Reunions are a part of rock & roll’s tapestry. If the Doors, Queen, the New York Dolls, Thin Lizzy, the Dead Boys, and more have proven anything, it’s that not even death can stop a band from getting back together when they want to. In the case of the Dictators, it’s a little more complicated than that. Classic-era drummers Stu Boy King and Ritchie Teeter are sadly no longer with us, but everybody else is.

When Shernoff plus guitarists Ross “the Boss” Friedman and Scott Kempner decided to reform the band a year ago, it was off the back of some wranglings with Manitoba. So they simply didn’t include him.

“We want to make music and we need a healthy, creative environment,” Shernoff says. “You inject Manitoba into that, and it changes the dynamics in a very, very bad way. We just couldn’t do it. Plus, he did some legal things that were beyond the pale. So we just couldn’t deal with him.”

Fair enough. Shernoff provided most of the lead vocals on the classic debut album Go Girl Crazy! anyway. More tragic is the fact that Kempner can no longer be involved.

“Scott was diagnosed last year with early-stage dementia,” says Shernoff. “He’s not been able to partake in as much as we’d hoped. We have what we think is a replacement. With Scott, his father had the same disease. He’s ok, he’s well taken care of and he’s reasonably happy. He gets confused about things, as you’d expect, but he can’t be in the band. It’s a damn shame. It’s ironic, because I wouldn’t have done it without Scott’s enthusiasm. It really eats me up.”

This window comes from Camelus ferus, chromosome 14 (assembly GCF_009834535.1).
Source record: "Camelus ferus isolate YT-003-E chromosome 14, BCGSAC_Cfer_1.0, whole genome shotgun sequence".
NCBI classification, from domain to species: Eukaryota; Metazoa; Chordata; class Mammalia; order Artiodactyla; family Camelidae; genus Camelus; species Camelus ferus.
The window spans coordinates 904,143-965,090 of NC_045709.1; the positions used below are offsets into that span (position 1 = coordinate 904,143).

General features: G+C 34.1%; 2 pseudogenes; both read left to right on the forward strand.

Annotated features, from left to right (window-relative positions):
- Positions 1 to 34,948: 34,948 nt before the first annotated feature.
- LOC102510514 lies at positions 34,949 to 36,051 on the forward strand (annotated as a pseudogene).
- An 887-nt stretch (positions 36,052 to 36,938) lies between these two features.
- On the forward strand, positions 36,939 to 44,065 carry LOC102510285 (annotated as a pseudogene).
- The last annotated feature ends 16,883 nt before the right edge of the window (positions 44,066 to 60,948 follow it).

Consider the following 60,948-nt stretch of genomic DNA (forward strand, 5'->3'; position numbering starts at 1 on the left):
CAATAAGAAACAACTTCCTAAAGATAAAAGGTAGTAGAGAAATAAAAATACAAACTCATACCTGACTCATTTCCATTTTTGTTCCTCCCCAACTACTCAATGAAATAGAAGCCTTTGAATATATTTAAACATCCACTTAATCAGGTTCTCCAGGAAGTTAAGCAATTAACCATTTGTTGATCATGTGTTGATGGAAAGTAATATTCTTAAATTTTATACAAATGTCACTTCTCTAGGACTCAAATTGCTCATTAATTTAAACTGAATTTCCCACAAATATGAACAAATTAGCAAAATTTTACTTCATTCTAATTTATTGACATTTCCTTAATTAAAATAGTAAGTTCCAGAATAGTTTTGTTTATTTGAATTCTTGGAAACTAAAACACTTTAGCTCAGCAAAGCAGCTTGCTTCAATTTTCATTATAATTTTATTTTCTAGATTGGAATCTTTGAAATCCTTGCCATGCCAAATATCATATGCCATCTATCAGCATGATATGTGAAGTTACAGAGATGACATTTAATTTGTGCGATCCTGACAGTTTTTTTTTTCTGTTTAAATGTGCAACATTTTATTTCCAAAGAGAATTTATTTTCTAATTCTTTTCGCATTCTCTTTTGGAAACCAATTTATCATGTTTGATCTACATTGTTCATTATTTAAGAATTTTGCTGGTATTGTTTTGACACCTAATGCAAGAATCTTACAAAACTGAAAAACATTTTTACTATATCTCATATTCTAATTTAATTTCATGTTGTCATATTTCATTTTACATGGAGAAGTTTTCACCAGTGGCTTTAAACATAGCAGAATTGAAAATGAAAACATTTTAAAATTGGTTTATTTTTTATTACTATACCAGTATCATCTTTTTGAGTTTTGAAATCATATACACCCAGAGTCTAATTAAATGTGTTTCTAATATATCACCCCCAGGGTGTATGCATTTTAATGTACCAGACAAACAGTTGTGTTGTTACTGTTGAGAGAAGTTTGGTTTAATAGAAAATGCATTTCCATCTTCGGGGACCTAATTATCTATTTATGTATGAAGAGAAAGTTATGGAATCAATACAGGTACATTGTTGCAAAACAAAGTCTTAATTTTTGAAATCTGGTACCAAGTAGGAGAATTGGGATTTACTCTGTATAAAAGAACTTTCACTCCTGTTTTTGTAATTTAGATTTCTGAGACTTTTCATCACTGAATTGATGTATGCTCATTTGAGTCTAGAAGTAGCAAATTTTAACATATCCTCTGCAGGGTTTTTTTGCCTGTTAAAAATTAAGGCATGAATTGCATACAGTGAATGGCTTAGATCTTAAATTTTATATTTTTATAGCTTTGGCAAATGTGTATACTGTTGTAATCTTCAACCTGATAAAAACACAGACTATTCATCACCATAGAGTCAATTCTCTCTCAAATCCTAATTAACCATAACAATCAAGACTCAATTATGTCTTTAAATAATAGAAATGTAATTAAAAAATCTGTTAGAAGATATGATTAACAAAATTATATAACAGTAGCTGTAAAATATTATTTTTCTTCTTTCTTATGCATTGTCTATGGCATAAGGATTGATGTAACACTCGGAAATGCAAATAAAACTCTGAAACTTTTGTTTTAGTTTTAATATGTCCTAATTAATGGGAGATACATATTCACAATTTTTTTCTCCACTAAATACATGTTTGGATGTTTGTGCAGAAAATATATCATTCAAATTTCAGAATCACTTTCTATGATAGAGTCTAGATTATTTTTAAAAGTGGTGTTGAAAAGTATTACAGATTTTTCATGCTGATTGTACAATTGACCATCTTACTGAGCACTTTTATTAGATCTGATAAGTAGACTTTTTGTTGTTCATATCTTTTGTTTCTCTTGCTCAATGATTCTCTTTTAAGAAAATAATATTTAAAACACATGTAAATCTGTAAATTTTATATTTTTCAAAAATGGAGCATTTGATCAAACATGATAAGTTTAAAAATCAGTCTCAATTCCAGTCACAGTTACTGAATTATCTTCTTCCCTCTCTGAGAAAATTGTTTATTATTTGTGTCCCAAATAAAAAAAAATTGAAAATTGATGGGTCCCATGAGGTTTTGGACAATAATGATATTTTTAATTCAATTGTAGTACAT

Kempner will be there in spirit, but his position will be filled by an as yet unnamed rhythm guitarist. Meanwhile, the drum stool will be occupied by Blue Öyster Cult founding member Albert Bouchard, continuing a perhaps unlikely long-term relationship between the two bands (the Dictators’ debut album was produced by Sandy Pearlman and Murray Krugman, best known for their work with BOC).

If it all sounds messy, Shernoff is very calm in conversion. This is the way it is, the way the chips have fallen, and these are the best people for the job.

“To be honest, it’s the last thing I ever thought I’d be doing,” he says. “I thought I was way beyond the Dictators, and I was having a pretty happy life. I evolved with a lot of musical projects. But some Dictators business came up, and it brought me, Scott, and Ross together. This went on for a few months. Me, Scott, and Ross were in constant contact. Once that business was settled, Ross goes ‘Hey, let’s play together again.’”